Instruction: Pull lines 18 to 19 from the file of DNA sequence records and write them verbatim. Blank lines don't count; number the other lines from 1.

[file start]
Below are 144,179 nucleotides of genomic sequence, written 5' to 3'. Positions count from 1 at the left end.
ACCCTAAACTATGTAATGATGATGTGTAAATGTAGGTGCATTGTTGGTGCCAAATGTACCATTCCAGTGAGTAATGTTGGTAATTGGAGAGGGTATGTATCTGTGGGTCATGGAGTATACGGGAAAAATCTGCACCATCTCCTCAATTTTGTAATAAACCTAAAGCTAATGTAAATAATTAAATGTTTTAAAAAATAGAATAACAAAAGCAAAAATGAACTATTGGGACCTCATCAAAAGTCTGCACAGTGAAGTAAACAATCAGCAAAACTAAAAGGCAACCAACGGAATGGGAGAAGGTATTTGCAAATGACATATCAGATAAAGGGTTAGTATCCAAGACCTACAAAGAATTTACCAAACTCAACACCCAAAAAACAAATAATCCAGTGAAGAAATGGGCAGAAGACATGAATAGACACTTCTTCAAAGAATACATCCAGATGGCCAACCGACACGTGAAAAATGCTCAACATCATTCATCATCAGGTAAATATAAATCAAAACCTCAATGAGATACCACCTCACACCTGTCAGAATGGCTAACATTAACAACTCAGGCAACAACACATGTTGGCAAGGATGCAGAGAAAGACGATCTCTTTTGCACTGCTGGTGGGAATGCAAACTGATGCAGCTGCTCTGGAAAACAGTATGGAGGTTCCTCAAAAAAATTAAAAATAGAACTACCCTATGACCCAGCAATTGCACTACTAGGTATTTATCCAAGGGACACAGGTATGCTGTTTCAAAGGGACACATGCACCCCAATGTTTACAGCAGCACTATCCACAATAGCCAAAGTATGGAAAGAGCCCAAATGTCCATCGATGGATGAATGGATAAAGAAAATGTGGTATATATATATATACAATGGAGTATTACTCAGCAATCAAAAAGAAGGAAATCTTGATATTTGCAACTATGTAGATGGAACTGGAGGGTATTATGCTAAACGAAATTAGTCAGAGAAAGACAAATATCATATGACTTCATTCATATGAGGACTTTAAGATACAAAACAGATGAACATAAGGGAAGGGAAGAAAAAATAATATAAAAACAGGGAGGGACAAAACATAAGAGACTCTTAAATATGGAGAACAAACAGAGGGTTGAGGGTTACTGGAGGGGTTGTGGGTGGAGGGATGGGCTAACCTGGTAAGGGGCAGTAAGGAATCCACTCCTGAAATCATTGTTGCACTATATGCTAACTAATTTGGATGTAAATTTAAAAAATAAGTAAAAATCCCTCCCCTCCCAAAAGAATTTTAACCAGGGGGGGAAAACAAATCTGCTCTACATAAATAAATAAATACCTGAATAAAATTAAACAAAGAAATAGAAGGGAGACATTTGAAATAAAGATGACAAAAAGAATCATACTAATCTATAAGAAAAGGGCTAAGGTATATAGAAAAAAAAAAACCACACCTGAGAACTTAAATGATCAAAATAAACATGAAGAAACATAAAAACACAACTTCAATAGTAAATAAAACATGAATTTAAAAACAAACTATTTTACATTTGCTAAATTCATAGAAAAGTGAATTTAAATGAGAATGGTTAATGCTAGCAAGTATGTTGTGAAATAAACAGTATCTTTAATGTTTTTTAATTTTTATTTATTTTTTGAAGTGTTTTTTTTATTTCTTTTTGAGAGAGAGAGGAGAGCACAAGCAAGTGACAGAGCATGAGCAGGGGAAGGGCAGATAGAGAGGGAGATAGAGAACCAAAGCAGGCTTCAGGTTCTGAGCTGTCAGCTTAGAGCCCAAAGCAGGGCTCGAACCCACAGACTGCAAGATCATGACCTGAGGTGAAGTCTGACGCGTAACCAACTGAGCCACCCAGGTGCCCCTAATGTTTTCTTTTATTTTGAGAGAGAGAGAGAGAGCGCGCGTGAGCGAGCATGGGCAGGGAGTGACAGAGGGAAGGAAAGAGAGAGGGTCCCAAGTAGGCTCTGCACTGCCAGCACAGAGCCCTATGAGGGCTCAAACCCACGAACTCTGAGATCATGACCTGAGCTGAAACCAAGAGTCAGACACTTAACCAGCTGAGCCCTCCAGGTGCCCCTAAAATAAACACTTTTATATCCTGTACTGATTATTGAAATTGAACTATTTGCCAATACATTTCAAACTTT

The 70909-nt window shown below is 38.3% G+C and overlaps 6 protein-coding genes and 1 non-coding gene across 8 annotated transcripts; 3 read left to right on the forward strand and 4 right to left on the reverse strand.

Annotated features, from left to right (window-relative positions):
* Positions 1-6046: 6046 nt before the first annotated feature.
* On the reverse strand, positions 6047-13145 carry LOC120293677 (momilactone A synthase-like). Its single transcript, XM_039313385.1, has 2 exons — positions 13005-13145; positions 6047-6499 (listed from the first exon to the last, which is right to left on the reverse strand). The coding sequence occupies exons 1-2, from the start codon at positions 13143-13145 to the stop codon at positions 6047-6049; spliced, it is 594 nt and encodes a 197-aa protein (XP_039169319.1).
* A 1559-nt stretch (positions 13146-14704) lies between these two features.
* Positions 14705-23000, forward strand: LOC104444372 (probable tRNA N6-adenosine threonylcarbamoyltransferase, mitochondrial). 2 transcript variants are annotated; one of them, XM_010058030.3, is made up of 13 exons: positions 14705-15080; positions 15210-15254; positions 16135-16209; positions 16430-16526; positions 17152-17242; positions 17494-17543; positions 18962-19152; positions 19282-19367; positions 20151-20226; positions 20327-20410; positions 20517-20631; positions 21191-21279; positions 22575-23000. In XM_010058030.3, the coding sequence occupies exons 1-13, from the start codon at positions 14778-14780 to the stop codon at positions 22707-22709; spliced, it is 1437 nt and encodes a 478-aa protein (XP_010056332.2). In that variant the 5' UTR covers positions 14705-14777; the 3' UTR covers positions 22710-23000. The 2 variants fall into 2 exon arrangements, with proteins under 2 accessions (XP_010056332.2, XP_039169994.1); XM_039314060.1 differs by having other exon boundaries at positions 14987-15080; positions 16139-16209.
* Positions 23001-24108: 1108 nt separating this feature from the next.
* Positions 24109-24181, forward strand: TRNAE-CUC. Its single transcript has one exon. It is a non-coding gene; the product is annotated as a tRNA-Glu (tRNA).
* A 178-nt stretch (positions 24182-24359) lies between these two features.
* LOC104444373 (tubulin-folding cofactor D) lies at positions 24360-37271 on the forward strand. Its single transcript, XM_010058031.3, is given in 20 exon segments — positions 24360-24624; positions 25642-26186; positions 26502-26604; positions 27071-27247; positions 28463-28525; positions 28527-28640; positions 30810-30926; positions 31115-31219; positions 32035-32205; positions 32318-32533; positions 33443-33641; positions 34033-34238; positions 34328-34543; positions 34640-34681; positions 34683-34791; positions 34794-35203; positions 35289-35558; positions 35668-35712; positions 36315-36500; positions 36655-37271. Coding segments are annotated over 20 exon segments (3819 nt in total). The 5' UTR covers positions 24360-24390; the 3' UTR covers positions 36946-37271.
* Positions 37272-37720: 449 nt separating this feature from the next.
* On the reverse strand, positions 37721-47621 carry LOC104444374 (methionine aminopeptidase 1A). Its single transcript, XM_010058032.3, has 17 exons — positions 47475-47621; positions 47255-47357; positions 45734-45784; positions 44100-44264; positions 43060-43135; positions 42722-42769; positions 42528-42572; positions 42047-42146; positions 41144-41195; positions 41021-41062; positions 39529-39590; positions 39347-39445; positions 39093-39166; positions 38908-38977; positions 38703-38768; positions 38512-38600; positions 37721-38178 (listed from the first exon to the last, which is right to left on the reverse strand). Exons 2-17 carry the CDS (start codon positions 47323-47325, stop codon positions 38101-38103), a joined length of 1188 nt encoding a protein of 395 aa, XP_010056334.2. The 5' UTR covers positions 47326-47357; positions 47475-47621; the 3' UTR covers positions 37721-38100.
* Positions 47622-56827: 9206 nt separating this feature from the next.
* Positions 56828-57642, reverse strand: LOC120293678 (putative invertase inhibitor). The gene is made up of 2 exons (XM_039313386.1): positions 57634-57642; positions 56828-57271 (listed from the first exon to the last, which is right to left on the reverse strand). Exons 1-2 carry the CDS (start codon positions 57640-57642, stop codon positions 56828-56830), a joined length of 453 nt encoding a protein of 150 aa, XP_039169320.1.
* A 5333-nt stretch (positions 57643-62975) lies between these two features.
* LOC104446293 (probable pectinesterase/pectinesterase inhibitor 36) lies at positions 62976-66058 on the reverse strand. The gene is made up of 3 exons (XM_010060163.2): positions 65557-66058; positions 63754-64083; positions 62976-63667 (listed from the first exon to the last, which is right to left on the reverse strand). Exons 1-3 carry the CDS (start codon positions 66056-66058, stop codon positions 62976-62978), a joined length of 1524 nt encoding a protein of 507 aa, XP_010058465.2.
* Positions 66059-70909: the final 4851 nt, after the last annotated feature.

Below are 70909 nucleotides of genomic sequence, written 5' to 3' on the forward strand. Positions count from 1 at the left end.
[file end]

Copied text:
* LOC104446293 (probable pectinesterase/pectinesterase inhibitor 36) lies at positions 62976-66058 on the reverse strand. The gene is made up of 3 exons (XM_010060163.2): positions 65557-66058; positions 63754-64083; positions 62976-63667 (listed from the first exon to the last, which is right to left on the reverse strand). Exons 1-3 carry the CDS (start codon positions 66056-66058, stop codon positions 62976-62978), a joined length of 1524 nt encoding a protein of 507 aa, XP_010058465.2.
* Positions 66059-70909: the final 4851 nt, after the last annotated feature.